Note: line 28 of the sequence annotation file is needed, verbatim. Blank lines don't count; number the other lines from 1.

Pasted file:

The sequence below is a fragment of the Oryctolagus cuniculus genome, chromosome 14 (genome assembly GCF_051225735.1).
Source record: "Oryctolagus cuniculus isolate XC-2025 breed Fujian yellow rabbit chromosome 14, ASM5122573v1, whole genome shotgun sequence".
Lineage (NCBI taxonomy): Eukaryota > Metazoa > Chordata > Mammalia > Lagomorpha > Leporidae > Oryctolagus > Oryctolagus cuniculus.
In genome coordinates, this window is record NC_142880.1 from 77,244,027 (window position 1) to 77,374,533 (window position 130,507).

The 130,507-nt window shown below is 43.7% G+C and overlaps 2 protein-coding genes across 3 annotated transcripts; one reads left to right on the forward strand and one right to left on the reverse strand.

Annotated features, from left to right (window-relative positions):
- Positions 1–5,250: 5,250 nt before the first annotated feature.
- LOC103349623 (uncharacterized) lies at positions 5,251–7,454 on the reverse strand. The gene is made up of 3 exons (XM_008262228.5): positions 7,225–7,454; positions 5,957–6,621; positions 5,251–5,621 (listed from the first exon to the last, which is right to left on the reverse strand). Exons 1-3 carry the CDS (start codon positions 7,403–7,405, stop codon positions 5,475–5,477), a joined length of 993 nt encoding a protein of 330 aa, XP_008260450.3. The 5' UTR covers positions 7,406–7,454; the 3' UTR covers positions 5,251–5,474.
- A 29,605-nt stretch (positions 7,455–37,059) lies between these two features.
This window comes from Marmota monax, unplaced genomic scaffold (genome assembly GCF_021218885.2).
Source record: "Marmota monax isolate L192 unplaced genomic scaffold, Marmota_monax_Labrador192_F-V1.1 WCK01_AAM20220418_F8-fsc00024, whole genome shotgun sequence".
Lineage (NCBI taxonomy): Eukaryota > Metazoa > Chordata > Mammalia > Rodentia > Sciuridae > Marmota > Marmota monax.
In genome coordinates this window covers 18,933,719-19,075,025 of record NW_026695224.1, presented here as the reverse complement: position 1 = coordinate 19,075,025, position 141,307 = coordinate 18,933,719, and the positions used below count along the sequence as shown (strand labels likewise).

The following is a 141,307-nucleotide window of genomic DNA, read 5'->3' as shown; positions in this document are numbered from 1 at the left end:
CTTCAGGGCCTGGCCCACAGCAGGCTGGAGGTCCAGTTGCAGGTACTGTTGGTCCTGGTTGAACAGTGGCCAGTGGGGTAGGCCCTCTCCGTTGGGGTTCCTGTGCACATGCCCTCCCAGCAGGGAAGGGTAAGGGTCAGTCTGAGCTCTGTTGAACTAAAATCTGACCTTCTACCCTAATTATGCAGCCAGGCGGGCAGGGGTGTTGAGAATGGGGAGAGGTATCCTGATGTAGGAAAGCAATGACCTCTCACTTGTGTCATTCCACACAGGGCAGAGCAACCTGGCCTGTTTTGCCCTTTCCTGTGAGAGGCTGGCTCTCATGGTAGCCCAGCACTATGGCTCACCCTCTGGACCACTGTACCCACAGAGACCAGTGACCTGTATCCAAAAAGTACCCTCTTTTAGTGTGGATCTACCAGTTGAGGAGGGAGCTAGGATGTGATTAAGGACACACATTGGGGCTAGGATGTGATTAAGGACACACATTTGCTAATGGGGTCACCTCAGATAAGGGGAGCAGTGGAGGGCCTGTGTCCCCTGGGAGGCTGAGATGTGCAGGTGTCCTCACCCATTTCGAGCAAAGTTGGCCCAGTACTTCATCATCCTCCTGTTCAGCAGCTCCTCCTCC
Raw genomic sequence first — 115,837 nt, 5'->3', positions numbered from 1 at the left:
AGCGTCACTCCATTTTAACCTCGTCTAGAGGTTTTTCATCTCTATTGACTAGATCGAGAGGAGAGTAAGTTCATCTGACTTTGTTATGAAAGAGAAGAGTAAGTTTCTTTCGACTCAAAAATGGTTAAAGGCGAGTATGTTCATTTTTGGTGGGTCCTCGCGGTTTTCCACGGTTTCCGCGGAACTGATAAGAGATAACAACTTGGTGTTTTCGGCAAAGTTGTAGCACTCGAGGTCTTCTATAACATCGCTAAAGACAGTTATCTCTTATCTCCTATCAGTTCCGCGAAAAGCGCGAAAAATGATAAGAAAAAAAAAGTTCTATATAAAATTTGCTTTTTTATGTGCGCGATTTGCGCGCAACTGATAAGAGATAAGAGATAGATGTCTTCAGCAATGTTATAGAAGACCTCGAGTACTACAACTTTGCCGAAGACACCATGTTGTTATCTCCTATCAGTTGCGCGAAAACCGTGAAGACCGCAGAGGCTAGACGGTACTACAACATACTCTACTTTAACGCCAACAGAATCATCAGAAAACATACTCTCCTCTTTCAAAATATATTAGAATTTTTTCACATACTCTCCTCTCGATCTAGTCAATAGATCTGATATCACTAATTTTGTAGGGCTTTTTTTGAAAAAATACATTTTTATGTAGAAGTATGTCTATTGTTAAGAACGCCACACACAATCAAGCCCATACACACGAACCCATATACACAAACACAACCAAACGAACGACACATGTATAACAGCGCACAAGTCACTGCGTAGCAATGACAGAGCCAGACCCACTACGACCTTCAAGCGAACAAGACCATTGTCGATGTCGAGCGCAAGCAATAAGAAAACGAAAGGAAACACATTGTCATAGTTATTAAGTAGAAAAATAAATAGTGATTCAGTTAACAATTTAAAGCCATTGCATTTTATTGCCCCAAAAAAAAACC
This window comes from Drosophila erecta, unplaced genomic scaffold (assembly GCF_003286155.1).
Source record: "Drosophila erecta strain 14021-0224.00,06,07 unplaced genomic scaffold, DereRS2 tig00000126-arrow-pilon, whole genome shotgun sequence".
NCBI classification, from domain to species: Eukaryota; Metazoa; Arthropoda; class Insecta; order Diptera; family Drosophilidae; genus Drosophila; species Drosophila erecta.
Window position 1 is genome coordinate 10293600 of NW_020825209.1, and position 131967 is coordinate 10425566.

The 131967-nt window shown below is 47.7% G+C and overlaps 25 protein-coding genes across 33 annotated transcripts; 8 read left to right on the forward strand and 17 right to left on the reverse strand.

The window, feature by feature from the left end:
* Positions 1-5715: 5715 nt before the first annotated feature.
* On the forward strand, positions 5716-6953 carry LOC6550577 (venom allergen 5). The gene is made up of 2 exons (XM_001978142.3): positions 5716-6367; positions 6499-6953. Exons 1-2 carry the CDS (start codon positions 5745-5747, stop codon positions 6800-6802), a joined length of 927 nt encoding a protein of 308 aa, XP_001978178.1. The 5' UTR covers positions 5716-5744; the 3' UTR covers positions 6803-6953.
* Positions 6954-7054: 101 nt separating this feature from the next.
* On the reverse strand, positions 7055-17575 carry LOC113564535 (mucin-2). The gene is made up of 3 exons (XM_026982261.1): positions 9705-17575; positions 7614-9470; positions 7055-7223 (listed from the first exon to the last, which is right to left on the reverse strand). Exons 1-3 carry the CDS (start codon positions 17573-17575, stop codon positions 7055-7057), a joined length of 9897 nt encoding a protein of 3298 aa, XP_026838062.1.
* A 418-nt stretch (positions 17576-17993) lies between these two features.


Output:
* A 418-nt stretch (positions 17576-17993) lies between these two features.